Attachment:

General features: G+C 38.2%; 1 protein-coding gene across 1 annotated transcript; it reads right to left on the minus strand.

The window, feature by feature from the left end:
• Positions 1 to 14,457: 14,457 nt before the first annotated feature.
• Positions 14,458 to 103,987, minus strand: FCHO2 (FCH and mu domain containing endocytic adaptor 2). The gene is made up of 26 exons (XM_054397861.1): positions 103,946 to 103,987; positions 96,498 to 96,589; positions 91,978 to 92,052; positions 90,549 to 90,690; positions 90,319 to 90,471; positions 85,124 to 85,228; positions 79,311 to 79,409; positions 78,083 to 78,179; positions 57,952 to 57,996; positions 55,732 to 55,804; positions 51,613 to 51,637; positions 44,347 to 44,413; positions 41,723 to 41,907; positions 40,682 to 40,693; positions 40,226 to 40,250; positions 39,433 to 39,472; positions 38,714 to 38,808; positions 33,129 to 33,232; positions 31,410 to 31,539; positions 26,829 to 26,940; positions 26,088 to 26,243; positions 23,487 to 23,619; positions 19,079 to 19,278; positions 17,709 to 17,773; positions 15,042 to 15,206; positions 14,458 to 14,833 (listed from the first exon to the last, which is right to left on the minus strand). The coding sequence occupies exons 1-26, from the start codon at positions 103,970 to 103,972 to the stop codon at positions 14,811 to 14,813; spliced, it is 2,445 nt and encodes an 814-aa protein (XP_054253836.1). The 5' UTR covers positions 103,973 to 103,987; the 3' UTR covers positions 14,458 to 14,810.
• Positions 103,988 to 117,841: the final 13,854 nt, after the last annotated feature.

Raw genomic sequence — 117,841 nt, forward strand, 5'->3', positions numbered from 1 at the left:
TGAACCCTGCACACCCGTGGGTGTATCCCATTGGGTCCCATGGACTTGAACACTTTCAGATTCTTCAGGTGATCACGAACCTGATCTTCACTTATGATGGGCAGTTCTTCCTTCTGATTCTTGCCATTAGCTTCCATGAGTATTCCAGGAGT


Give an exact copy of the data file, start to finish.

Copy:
General features: G+C 38.2%; 1 protein-coding gene across 1 annotated transcript; it reads right to left on the minus strand.

The window, feature by feature from the left end:
• Positions 1 to 14,457: 14,457 nt before the first annotated feature.
• Positions 14,458 to 103,987, minus strand: FCHO2 (FCH and mu domain containing endocytic adaptor 2). The gene is made up of 26 exons (XM_054397861.1): positions 103,946 to 103,987; positions 96,498 to 96,589; positions 91,978 to 92,052; positions 90,549 to 90,690; positions 90,319 to 90,471; positions 85,124 to 85,228; positions 79,311 to 79,409; positions 78,083 to 78,179; positions 57,952 to 57,996; positions 55,732 to 55,804; positions 51,613 to 51,637; positions 44,347 to 44,413; positions 41,723 to 41,907; positions 40,682 to 40,693; positions 40,226 to 40,250; positions 39,433 to 39,472; positions 38,714 to 38,808; positions 33,129 to 33,232; positions 31,410 to 31,539; positions 26,829 to 26,940; positions 26,088 to 26,243; positions 23,487 to 23,619; positions 19,079 to 19,278; positions 17,709 to 17,773; positions 15,042 to 15,206; positions 14,458 to 14,833 (listed from the first exon to the last, which is right to left on the minus strand). The coding sequence occupies exons 1-26, from the start codon at positions 103,970 to 103,972 to the stop codon at positions 14,811 to 14,813; spliced, it is 2,445 nt and encodes an 814-aa protein (XP_054253836.1). The 5' UTR covers positions 103,973 to 103,987; the 3' UTR covers positions 14,458 to 14,810.
• Positions 103,988 to 117,841: the final 13,854 nt, after the last annotated feature.

Raw genomic sequence — 117,841 nt, forward strand, 5'->3', positions numbered from 1 at the left:
TGAACCCTGCACACCCGTGGGTGTATCCCATTGGGTCCCATGGACTTGAACACTTTCAGATTCTTCAGGTGATCACGAACCTGATCTTCACTTATGATGGGCAGTTCTTCCTTCTGATTCTTGCCATTAGCTTCCATGAGTATTCCAGGAGT